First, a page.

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Hike to Cheri, The Long Trip Home
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All images copyright to Kimberlee Adolph

Wednesday, November 25, 2009

Prayer Wheels & Prayer Flags

The Buddhist religion runs very strong through every aspect of Bhutanese society. Every day people set aside time to visit a monastery or turn prayer wheels. These wheels can be found in most courtyards housed in buildings such as the one shown in the picture on the right. They  are to be turned clockwise and always an odd number of times (the most common being 3, the most auspicious being 108). At monasteries or places of high religious importance the prayer wheels can be over 6 feet in height with chimes attached. It is as these places where it is common to find men, women and children gathered for hours mumbling prayers to Buddha and other deities.

Prayer flags permeate towns and can be found in clusters on hillsides, hanging from bridges or roofs, and on tall poles in front of homes, buildings or playing fields. These are blessed by ministers on special occasions and placed to attract good luck, ward off evil spirits, bless the dead or pray for a healthy harvest. The writing and pictures on the flags varies depending on the reason for the placement and reinforce the prayer wish.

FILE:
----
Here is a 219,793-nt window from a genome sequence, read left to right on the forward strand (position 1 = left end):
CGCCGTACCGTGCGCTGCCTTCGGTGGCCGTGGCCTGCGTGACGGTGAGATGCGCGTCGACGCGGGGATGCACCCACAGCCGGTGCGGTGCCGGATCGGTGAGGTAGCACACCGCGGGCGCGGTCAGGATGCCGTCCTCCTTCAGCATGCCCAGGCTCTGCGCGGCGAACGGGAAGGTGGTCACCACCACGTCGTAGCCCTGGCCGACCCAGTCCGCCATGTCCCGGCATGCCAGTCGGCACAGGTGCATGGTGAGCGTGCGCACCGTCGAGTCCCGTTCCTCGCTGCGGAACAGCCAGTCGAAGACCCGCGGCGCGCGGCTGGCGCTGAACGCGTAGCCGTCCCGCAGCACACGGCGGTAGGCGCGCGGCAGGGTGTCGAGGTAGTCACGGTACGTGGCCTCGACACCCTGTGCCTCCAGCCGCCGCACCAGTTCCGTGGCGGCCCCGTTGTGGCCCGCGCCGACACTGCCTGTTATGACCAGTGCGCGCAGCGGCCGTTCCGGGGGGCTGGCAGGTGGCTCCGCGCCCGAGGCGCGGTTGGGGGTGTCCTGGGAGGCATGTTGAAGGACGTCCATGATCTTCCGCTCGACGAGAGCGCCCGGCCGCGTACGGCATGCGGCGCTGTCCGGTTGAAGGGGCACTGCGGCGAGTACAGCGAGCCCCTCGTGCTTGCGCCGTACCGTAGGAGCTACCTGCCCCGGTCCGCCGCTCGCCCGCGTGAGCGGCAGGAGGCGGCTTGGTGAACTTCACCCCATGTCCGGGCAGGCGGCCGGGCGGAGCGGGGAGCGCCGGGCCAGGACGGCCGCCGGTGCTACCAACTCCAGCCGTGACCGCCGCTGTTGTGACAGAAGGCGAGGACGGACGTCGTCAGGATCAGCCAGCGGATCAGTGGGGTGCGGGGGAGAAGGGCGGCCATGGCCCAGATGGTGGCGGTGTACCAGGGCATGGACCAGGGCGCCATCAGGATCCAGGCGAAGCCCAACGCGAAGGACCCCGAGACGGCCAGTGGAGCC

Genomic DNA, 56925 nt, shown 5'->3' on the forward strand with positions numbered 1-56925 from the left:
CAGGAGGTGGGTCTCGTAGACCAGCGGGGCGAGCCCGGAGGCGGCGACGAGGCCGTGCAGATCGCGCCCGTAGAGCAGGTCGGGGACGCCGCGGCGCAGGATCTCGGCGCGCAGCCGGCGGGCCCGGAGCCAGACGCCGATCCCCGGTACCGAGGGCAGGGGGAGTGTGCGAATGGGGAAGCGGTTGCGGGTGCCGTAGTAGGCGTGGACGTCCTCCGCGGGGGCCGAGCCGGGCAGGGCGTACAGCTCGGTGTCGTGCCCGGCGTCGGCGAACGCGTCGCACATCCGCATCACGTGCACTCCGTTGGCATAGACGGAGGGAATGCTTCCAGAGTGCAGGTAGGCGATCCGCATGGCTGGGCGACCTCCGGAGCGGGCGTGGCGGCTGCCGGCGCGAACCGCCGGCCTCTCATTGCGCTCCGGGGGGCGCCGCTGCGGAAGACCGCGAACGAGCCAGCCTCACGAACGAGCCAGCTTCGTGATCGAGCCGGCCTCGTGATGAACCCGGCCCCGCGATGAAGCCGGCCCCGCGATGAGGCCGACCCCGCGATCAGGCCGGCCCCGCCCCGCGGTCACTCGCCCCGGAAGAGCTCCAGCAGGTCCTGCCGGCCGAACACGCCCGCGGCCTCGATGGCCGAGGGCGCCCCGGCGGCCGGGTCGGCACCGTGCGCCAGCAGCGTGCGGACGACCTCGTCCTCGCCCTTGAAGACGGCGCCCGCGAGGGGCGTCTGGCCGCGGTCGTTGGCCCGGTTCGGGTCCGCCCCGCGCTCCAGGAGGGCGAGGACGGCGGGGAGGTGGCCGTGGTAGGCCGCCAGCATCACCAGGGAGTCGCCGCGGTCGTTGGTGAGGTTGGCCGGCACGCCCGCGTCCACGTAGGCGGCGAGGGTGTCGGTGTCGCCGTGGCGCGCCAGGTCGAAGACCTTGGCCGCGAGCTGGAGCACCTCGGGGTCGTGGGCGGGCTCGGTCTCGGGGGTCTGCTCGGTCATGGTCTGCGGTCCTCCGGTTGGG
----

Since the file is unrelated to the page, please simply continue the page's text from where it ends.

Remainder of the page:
1. Thank you for the commentary. We are so lucky to be able to go along with you in this way. Not only do you take beautiful photos, you are a marvelous writer as well. I can feel your emotions as you lay down the words. You are truly amazing!

  2. I am enjoying reading about your travels and glad to hear that you are doing well. I will miss you tomorrow at Thanksgiving dinner but I am very proud of you....glad that you are happy.

    I recently provided Uncle Bruce with your blog address and he is now watching your journey. Are the best and have a happy and safe, Grandma Gloria.